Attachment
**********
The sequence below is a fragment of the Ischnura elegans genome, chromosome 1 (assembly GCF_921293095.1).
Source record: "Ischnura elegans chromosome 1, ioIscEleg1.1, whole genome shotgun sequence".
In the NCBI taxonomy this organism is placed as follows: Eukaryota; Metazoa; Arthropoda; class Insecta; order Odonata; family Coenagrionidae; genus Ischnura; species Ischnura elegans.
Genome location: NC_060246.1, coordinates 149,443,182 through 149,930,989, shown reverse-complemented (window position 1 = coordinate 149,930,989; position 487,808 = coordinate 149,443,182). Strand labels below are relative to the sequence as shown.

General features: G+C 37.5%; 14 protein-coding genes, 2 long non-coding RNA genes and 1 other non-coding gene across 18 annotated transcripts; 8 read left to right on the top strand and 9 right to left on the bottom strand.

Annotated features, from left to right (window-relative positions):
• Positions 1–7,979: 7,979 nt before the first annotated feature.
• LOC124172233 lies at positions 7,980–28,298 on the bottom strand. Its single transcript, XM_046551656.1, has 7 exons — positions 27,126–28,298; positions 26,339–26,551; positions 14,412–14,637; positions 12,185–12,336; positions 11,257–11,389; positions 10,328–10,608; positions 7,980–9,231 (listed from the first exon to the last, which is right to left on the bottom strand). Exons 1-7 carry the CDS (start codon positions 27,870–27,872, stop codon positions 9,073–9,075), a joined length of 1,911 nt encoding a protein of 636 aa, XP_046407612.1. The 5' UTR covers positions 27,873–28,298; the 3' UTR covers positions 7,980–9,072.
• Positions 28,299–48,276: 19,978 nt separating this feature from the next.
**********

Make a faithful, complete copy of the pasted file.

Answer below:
The sequence below is a fragment of the Ischnura elegans genome, chromosome 1 (assembly GCF_921293095.1).
Source record: "Ischnura elegans chromosome 1, ioIscEleg1.1, whole genome shotgun sequence".
In the NCBI taxonomy this organism is placed as follows: Eukaryota; Metazoa; Arthropoda; class Insecta; order Odonata; family Coenagrionidae; genus Ischnura; species Ischnura elegans.
Genome location: NC_060246.1, coordinates 149,443,182 through 149,930,989, shown reverse-complemented (window position 1 = coordinate 149,930,989; position 487,808 = coordinate 149,443,182). Strand labels below are relative to the sequence as shown.

General features: G+C 37.5%; 14 protein-coding genes, 2 long non-coding RNA genes and 1 other non-coding gene across 18 annotated transcripts; 8 read left to right on the top strand and 9 right to left on the bottom strand.

Annotated features, from left to right (window-relative positions):
• Positions 1–7,979: 7,979 nt before the first annotated feature.
• LOC124172233 lies at positions 7,980–28,298 on the bottom strand. Its single transcript, XM_046551656.1, has 7 exons — positions 27,126–28,298; positions 26,339–26,551; positions 14,412–14,637; positions 12,185–12,336; positions 11,257–11,389; positions 10,328–10,608; positions 7,980–9,231 (listed from the first exon to the last, which is right to left on the bottom strand). Exons 1-7 carry the CDS (start codon positions 27,870–27,872, stop codon positions 9,073–9,075), a joined length of 1,911 nt encoding a protein of 636 aa, XP_046407612.1. The 5' UTR covers positions 27,873–28,298; the 3' UTR covers positions 7,980–9,072.
• Positions 28,299–48,276: 19,978 nt separating this feature from the next.